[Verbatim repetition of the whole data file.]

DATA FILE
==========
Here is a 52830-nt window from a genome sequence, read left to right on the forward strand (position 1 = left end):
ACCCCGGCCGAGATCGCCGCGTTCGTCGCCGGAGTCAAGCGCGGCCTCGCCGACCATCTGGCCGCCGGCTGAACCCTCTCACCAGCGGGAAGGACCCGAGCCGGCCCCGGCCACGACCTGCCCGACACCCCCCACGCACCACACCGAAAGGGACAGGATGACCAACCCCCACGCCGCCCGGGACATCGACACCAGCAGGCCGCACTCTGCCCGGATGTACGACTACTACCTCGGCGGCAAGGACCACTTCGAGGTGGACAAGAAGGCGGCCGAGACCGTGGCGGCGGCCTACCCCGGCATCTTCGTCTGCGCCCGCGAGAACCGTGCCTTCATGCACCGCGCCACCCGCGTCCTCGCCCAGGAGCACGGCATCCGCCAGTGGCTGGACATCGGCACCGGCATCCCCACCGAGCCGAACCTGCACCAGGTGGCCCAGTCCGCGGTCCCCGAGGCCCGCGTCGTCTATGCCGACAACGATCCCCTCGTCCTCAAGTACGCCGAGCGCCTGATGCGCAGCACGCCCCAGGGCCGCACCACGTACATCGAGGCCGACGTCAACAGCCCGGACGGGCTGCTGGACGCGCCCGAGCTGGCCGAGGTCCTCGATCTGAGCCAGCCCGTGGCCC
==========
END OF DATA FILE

Here is a 52830-nt window from a genome sequence, read left to right on the forward strand (position 1 = left end):
ACCCCGGCCGAGATCGCCGCGTTCGTCGCCGGAGTCAAGCGCGGCCTCGCCGACCATCTGGCCGCCGGCTGAACCCTCTCACCAGCGGGAAGGACCCGAGCCGGCCCCGGCCACGACCTGCCCGACACCCCCCACGCACCACACCGAAAGGGACAGGATGACCAACCCCCACGCCGCCCGGGACATCGACACCAGCAGGCCGCACTCTGCCCGGATGTACGACTACTACCTCGGCGGCAAGGACCACTTCGAGGTGGACAAGAAGGCGGCCGAGACCGTGGCGGCGGCCTACCCCGGCATCTTCGTCTGCGCCCGCGAGAACCGTGCCTTCATGCACCGCGCCACCCGCGTCCTCGCCCAGGAGCACGGCATCCGCCAGTGGCTGGACATCGGCACCGGCATCCCCACCGAGCCGAACCTGCACCAGGTGGCCCAGTCCGCGGTCCCCGAGGCCCGCGTCGTCTATGCCGACAACGATCCCCTCGTCCTCAAGTACGCCGAGCGCCTGATGCGCAGCACGCCCCAGGGCCGCACCACGTACATCGAGGCCGACGTCAACAGCCCGGACGGGCTGCTGGACGCGCCCGAGCTGGCCGAGGTCCTCGATCTGAGCCAGCCCGTGGCCC